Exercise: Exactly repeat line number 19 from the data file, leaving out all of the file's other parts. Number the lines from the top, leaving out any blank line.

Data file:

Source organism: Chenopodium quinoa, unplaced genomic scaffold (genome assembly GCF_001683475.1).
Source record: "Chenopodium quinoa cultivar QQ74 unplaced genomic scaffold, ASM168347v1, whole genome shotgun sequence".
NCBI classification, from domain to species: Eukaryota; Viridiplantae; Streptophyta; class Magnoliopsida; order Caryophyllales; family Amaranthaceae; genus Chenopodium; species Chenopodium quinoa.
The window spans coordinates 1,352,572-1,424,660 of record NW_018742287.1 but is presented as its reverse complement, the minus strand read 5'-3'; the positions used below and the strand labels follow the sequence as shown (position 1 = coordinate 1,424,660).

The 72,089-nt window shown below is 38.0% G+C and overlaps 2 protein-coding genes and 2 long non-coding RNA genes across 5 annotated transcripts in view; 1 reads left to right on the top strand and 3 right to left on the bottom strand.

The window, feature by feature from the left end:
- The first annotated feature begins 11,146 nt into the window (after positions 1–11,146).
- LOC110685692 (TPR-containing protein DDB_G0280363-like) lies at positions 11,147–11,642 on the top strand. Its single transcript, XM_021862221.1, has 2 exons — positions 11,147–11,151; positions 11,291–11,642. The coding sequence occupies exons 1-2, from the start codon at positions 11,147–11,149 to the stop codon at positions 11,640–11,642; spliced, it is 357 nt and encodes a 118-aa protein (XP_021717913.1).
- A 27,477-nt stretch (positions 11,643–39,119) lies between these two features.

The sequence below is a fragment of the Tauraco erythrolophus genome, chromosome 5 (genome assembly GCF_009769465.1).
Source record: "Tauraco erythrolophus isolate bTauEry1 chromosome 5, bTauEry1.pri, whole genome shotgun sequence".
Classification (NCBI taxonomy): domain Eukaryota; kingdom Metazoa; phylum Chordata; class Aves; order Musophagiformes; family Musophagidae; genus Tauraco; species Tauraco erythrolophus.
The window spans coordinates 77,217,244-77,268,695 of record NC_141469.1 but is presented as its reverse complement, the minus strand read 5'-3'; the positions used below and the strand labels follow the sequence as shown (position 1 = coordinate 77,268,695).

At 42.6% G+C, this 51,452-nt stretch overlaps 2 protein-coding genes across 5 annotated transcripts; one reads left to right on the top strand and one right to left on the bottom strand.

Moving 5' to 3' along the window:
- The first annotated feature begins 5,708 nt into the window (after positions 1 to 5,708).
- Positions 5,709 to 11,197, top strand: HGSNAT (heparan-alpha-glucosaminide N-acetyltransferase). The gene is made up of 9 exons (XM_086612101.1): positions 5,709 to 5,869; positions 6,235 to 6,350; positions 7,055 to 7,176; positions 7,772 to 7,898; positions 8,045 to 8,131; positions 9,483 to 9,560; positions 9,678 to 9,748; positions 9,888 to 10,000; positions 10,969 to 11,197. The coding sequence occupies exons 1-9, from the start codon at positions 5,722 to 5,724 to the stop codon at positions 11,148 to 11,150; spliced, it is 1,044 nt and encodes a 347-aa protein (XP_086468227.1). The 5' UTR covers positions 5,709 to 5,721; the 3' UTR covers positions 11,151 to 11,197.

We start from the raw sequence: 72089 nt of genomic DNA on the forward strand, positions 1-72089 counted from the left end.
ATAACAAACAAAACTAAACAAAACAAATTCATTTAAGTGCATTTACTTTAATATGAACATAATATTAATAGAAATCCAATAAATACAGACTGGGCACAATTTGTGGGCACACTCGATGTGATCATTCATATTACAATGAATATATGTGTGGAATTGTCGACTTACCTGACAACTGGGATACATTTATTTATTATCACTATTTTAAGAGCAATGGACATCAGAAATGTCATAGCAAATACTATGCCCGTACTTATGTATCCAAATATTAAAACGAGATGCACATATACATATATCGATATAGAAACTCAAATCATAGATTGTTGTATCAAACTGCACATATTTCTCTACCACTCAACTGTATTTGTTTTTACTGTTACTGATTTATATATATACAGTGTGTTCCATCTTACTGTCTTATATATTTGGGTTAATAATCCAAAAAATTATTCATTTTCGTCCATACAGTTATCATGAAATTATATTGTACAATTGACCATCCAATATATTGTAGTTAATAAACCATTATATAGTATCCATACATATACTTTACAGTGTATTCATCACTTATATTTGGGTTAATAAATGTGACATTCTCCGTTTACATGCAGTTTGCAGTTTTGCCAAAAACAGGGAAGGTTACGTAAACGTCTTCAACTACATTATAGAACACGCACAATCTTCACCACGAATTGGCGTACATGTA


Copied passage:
ATAACAAACAAAACTAAACAAAACAAATTCATTTAAGTGCATTTACTTTAATATGAACATAATATTAATAGAAATCCAATAAATACAGACTGGGCACAATTTGTGGGCACACTCGATGTGATCATTCATATTACAATGAATATATGTGTGGAATTGTCGACTTACCTGACAACTGGGATACATTTATTTATTATCACTATTTTAAGAGCAATGGACATCAGAAATGTCATAGCAAATACTATGCCCGTACTTATGTATCCAAATATTAAAACGAGATGCACATATACATATATCGATATAGAAACTCAAATCATAGATTGTTGTATCAAACTGCACATATTTCTCTACCACTCAACTGTATTTGTTTTTACTGTTACTGATTTATATATATACAGTGTGTTCCATCTTACTGTCTTATATATTTGGGTTAATAATCCAAAAAATTATTCATTTTCGTCCATACAGTTATCATGAAATTATATTGTACAATTGACCATCCAATATATTGTAGTTAATAAACCATTATATAGTATCCATACATATACTTTACAGTGTATTCATCACTTATATTTGGGTTAATAAATGTGACATTCTCCGTTTACATGCAGTTTGCAGTTTTGCCAAAAACAGGGAAGGTTACGTAAACGTCTTCAACTACATTATAGAACACGCACAATCTTCACCACGAATTGGCGTACATGTA